While I was in college, my younger brother, who was going through a fundamentalist Christian phase, had a part in his church’s play, something one of the members wrote, with angels and demons battling for the souls of mortals. He was terribly proud of it. I couldn’t be there for any of the performances — I was in the middle of rehearsals for something myself — but I managed to visit for the dress rehearsal, to please him. It was badly written, the costumes were from a thrift store, the handful of set pieces were made by the sixth grade Sunday school class, and I seriously wondered if the demons were intentionally made up like drag queens in some kind of homophobic parody (they weren’t; nobody knew how to do makeup for men). And yet. Every single one of them up on that stage was doing this for their god, and I could feel it. The hair on the back of my neck stood on end. I had chills. That tiny nondenominational evangelical Christian church… became a Temple of Dionysos. Sacred theater. Bad, but holy anyway. It was, in the most literal and oldest sense, awesome.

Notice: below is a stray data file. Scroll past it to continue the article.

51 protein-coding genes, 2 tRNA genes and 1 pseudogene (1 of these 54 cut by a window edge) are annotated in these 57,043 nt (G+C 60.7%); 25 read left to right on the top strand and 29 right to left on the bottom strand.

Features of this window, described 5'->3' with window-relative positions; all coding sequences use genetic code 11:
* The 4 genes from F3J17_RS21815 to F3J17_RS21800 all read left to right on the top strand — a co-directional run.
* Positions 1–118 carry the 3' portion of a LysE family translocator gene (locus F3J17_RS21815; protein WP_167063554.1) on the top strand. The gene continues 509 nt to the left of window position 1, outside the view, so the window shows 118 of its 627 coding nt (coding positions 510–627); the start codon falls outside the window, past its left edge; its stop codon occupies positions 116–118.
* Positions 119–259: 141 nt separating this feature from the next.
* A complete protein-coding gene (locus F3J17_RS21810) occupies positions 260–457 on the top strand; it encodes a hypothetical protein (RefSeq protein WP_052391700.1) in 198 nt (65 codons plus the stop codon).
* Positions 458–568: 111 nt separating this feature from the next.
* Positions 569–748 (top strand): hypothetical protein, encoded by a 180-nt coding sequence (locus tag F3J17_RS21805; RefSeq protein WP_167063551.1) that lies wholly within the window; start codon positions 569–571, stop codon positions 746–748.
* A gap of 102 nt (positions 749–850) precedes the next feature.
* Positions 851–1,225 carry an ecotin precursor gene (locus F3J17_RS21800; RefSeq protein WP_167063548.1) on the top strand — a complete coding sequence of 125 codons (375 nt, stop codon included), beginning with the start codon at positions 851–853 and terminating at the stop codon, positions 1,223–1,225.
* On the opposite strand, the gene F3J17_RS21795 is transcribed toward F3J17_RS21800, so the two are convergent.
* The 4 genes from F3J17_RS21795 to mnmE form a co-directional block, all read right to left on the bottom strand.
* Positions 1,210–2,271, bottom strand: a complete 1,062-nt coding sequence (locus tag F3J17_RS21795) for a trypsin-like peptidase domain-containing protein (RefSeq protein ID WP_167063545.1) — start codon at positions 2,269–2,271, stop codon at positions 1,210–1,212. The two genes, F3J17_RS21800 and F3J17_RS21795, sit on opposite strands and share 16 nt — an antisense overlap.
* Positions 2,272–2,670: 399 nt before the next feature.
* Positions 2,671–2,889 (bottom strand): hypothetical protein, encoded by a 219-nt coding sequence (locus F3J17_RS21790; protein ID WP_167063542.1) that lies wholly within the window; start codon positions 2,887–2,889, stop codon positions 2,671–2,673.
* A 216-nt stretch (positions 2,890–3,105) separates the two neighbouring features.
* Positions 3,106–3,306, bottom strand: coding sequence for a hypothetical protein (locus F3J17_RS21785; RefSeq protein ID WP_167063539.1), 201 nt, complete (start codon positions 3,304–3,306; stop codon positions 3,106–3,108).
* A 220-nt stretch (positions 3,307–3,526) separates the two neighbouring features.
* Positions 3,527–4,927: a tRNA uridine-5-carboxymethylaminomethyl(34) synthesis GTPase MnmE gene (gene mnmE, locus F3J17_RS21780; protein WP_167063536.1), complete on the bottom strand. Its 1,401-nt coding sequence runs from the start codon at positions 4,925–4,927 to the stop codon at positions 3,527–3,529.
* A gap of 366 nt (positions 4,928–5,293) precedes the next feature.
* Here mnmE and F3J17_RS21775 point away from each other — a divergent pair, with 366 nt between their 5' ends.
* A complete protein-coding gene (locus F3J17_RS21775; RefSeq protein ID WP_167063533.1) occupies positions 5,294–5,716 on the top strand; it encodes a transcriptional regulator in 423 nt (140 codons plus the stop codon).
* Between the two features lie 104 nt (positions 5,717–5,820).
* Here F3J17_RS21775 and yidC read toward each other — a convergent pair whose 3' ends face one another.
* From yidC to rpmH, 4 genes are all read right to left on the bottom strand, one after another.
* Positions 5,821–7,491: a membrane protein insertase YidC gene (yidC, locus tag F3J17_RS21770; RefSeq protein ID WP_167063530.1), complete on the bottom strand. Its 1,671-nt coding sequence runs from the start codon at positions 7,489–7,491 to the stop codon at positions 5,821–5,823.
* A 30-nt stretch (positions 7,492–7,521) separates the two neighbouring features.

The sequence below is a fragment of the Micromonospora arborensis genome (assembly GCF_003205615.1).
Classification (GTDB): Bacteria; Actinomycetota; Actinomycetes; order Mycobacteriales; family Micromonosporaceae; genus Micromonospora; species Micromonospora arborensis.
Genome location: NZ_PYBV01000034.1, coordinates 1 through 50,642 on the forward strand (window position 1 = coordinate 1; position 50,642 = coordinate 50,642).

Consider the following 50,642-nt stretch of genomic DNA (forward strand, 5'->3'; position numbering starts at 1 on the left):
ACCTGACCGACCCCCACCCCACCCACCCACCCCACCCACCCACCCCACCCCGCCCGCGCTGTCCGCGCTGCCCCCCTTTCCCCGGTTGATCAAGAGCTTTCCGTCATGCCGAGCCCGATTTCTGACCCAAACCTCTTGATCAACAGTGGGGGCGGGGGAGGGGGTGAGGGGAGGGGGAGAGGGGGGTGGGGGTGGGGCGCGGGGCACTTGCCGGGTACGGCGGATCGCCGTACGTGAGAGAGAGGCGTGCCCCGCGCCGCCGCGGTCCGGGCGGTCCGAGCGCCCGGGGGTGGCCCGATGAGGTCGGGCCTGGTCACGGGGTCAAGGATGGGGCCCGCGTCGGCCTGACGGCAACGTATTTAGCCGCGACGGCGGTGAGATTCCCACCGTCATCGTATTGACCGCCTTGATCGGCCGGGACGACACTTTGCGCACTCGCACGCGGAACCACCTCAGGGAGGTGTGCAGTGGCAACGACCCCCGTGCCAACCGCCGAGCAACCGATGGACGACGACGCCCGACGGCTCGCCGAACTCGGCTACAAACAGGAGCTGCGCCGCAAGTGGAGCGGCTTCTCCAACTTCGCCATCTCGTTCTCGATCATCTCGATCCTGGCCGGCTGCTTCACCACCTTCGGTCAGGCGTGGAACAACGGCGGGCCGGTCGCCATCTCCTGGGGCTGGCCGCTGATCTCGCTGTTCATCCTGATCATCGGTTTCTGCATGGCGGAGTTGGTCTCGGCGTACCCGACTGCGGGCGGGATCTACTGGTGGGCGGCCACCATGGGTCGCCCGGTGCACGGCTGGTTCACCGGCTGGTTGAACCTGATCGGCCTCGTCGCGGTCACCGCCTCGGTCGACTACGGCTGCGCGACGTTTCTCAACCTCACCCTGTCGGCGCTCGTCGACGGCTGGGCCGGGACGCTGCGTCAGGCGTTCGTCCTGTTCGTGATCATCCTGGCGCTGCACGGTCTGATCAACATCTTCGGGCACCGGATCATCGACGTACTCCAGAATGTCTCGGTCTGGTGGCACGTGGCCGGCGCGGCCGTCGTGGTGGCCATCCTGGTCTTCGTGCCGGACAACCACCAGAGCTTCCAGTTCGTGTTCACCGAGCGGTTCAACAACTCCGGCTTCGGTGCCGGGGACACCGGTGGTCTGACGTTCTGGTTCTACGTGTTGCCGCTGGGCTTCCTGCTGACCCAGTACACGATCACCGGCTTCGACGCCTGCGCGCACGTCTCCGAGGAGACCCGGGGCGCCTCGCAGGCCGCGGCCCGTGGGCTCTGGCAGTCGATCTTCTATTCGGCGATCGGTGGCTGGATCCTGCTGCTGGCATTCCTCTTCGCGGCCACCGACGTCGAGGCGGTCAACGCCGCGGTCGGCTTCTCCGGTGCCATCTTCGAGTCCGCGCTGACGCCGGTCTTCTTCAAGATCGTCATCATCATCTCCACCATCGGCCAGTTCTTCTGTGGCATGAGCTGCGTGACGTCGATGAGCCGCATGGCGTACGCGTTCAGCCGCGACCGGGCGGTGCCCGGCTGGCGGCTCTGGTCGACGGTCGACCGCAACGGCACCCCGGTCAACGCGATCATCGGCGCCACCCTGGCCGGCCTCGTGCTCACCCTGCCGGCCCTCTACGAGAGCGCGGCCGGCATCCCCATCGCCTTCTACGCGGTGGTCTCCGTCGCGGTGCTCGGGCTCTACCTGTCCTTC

We know, we worshippers of Dionysos, we disciples of the vine, that theater is sacred. Most of us don’t act, though, and certainly don’t have the opportunity to act together, to perform theater as an explicit act of worship, to be seen by other worshippers. I wonder what we might build together if we did.
Sorry, forgot to add:
Rebecca, the MadGastronomer, is the Klodone of the thiasos. She spins, weaves, and makes things. She’s over here doing her own thing. You can read more by her at Ariadne’s Thread and Arachne’s Tapestry.